South Korea's Commitment to Expanding Public Transportation to Disabled Riders

South Korea's Commitment to Expanding Public Transportation to Disabled Riders

13 July 2018

Around the world, cities and countries are working hard to make transportation accessible to the disabled. This is very apparent in South Korea, where a number of steps are being taken to ensure everyone can get where they need to go, no matter their abilities.

From buses to subways, almost all transportation options in this country are accessible to everyone. This is a huge achievement and one that should definitely be celebrated. After all, everyone deserves the ability to get where they’re going in life and accessible public transportation helps make that possible.

So what is it that puts South Korea ahead of the curve in this respect? Here are 6 ways they’re making an impact.

Wheelchair-Accessible Trains, Subways, and Buses

Traditional train cars, subway cars, and buses are difficult or even impossible for those in wheelchairs to access. Buses are much too high up and often require riders to climb stairs. Meanwhile, traditional train and subway cars tend to leave cracks between the platform and the car, meaning wheels can easily become stuck, causing very hazardous situations.

South Korea has taken steps to solve these problems. To begin with, they have introduced train and subway cars that are nearly flush with the platform, meaning wheelchairs can easily roll on and off.

As a solution for disabled bus riders, the country has put out buses with lowered floors, wheelchair ramps, and securement areas with straps and tie-downs. Currently, about 33% of the buses in the capitol city of Seoul are equipped with these features. However, the city aims to bring this number up to 50% by the year 2020.

Braille Signage and LCD Screens

Braille signage is available in many places throughout South Korea. For instance, Braille is available in a number of subway stations in Seoul. This makes travel much more feasible for blind individuals.

For those travelers who are hard of hearing, LCD screens are easily viewable in all subway trains throughout the country. These provide stop information, making it easy for passengers to know where to go, no matter how well they hear.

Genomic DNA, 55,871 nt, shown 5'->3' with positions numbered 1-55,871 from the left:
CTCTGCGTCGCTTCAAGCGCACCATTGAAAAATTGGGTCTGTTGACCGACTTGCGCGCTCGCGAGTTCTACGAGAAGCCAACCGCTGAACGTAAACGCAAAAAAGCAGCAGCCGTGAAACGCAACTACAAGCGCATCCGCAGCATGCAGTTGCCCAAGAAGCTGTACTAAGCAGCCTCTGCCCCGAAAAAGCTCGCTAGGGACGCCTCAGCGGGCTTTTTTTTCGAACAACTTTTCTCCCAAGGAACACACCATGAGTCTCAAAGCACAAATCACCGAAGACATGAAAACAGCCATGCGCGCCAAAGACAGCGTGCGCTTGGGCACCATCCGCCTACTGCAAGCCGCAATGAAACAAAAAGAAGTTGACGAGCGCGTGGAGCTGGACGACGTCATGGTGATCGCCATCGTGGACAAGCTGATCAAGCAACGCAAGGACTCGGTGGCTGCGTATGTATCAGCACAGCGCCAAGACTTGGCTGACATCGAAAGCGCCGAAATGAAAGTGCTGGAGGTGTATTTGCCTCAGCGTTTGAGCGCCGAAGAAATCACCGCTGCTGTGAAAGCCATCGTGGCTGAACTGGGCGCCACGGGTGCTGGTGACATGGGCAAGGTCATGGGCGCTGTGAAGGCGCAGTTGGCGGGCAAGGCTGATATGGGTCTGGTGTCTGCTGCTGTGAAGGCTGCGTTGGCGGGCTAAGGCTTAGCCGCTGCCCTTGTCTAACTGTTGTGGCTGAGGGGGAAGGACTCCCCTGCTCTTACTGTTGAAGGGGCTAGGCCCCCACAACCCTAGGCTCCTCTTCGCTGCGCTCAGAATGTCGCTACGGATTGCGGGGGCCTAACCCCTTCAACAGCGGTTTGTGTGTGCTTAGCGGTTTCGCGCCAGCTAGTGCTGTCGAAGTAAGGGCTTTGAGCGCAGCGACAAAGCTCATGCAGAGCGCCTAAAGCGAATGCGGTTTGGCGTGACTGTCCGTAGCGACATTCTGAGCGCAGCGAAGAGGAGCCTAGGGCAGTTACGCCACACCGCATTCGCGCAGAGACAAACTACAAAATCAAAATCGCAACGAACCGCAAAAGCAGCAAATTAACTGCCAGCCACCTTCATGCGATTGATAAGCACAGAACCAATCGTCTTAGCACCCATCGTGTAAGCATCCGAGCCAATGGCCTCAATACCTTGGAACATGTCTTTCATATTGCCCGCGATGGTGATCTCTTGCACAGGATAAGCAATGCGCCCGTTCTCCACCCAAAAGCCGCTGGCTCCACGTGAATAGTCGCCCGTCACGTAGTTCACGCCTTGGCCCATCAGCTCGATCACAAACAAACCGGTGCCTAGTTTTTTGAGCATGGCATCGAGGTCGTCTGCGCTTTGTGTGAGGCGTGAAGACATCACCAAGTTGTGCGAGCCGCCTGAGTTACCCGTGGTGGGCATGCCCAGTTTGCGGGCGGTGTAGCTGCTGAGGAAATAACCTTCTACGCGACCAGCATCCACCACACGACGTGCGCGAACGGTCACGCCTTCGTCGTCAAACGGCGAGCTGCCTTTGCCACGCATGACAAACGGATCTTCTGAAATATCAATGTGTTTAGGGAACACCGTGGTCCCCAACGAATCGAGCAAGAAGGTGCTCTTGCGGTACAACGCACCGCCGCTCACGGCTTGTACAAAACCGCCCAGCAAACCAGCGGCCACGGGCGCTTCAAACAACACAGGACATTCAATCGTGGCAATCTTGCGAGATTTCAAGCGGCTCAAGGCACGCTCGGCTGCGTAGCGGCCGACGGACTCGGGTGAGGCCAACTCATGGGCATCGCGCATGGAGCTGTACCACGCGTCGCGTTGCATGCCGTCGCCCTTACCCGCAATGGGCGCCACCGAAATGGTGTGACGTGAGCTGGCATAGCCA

Reserved Seating

Culturally, South Korea public transportation passengers are expected to give up seats to disabled, elderly, and pregnant individuals. However, in order to ensure those who truly need a seat are able to find one, the subway offers special cars that are reserved for these riders.

Besides these special subway cars, the South Korean city of Busan has also introduced the "Pink Light Campaign." This system alerts passengers of pregnant women so they can be sure to offer the expectant mother a seat.

Lifts and Elevators

Clearly, stairs are a serious challenge for those in wheelchairs and can also make things more difficult for those with little to no sight. Fortunately, nearly all of South Korea’s train and subway stations offer elevators or wheelchair lifts in order to ensure all passengers can reach their destination.

Special Shuttles

One of the neatest services for the disabled found in South Korea are the disabled transport shuttles. These vehicles are equipped with electric ramps and tie-down straps. Best of all, using the shuttle is completely free. While the dependability of this shuttle service could stand to be improved, special transportation like this is definitely a step in the right direction.

Accessible Airports

Clearly, getting around South Korea is perfectly possible for those of varying abilities. However, the country takes this a bit further by making plane travel possible as well.

Many of South Korea’s airports offer special services to the disabled. These may include escort services, assistance with general procedures, and even an electric baggage cart option for those with mobility concerns.

 

While South Korea is not perfect, they are taking some great strides toward offering accessibility to all people. This is truly wonderful to see and something we hope will continue in the future.

 

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